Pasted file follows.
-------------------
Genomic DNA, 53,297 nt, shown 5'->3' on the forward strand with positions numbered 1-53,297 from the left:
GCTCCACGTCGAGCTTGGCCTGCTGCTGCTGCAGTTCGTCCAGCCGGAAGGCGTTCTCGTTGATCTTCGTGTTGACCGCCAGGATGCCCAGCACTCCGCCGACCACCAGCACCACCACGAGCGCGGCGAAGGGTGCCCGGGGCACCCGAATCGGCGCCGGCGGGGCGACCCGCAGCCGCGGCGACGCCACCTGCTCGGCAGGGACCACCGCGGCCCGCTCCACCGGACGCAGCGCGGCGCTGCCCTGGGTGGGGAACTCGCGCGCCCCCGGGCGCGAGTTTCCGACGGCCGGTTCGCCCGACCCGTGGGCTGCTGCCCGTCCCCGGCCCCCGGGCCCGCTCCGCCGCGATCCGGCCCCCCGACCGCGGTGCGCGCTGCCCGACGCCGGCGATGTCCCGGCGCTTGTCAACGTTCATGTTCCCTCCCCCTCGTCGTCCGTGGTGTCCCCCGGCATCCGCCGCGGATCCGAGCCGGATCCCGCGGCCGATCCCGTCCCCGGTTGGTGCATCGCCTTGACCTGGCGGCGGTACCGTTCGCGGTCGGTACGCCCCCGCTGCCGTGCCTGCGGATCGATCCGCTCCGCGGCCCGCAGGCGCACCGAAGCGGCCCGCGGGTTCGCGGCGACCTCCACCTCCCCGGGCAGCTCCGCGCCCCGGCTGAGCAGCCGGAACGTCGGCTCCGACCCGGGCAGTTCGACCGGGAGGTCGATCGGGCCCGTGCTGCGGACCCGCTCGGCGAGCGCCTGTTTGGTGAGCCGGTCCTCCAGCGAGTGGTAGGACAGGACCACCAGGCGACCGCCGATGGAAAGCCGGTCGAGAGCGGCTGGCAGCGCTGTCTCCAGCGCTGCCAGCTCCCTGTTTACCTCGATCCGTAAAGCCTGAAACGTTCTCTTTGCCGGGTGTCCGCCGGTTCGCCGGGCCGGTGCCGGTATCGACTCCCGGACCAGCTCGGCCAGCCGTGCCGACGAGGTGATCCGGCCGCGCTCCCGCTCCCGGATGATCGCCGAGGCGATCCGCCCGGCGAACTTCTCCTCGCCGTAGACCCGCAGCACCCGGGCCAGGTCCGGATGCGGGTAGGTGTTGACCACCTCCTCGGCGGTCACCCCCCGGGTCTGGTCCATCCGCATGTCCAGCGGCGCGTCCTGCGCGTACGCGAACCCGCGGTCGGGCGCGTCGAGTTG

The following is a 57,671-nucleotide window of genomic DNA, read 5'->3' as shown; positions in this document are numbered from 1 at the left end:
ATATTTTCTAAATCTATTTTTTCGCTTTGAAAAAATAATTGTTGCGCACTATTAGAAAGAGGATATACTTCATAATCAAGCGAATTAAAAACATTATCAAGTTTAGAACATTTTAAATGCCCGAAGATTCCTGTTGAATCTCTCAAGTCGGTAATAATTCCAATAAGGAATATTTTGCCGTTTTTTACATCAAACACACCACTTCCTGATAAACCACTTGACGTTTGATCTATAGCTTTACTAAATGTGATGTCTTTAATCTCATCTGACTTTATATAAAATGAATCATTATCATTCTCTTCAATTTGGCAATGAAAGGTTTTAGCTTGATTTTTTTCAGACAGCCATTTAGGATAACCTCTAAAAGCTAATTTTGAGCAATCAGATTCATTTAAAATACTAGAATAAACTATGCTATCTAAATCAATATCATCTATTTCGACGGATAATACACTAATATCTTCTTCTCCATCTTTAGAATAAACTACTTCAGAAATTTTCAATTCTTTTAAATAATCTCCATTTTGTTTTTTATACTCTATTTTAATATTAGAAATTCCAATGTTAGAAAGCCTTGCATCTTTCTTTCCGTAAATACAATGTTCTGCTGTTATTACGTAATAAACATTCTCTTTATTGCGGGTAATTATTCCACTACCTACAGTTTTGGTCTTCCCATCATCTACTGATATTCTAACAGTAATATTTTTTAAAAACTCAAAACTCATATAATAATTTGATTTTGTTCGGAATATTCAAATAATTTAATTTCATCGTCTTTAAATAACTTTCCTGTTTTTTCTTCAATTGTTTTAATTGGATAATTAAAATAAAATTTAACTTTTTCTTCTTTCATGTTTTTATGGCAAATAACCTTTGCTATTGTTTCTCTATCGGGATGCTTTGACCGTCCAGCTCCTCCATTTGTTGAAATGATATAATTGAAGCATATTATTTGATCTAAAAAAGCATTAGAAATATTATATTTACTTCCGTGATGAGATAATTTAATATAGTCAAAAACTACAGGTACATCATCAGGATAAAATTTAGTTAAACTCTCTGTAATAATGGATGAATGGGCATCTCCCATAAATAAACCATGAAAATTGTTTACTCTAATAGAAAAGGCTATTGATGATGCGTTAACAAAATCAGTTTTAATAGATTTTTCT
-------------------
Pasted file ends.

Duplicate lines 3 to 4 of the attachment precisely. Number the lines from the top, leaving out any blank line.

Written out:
The following is a 57,671-nucleotide window of genomic DNA, read 5'->3' as shown; positions in this document are numbered from 1 at the left end:
ATATTTTCTAAATCTATTTTTTCGCTTTGAAAAAATAATTGTTGCGCACTATTAGAAAGAGGATATACTTCATAATCAAGCGAATTAAAAACATTATCAAGTTTAGAACATTTTAAATGCCCGAAGATTCCTGTTGAATCTCTCAAGTCGGTAATAATTCCAATAAGGAATATTTTGCCGTTTTTTACATCAAACACACCACTTCCTGATAAACCACTTGACGTTTGATCTATAGCTTTACTAAATGTGATGTCTTTAATCTCATCTGACTTTATATAAAATGAATCATTATCATTCTCTTCAATTTGGCAATGAAAGGTTTTAGCTTGATTTTTTTCAGACAGCCATTTAGGATAACCTCTAAAAGCTAATTTTGAGCAATCAGATTCATTTAAAATACTAGAATAAACTATGCTATCTAAATCAATATCATCTATTTCGACGGATAATACACTAATATCTTCTTCTCCATCTTTAGAATAAACTACTTCAGAAATTTTCAATTCTTTTAAATAATCTCCATTTTGTTTTTTATACTCTATTTTAATATTAGAAATTCCAATGTTAGAAAGCCTTGCATCTTTCTTTCCGTAAATACAATGTTCTGCTGTTATTACGTAATAAACATTCTCTTTATTGCGGGTAATTATTCCACTACCTACAGTTTTGGTCTTCCCATCATCTACTGATATTCTAACAGTAATATTTTTTAAAAACTCAAAACTCATATAATAATTTGATTTTGTTCGGAATATTCAAATAATTTAATTTCATCGTCTTTAAATAACTTTCCTGTTTTTTCTTCAATTGTTTTAATTGGATAATTAAAATAAAATTTAACTTTTTCTTCTTTCATGTTTTTATGGCAAATAACCTTTGCTATTGTTTCTCTATCGGGATGCTTTGACCGTCCAGCTCCTCCATTTGTTGAAATGATATAATTGAAGCATATTATTTGATCTAAAAAAGCATTAGAAATATTATATTTACTTCCGTGATGAGATAATTTAATATAGTCAAAAACTACAGGTACATCATCAGGATAAAATTTAGTTAAACTCTCTGTAATAATGGATGAATGGGCATCTCCCATAAATAAACCATGAAAATTGTTTACTCTAATAGAAAAGGCTATTGATGATGCGTTAACAAAATCAGTTTTAATAGATTTTTCT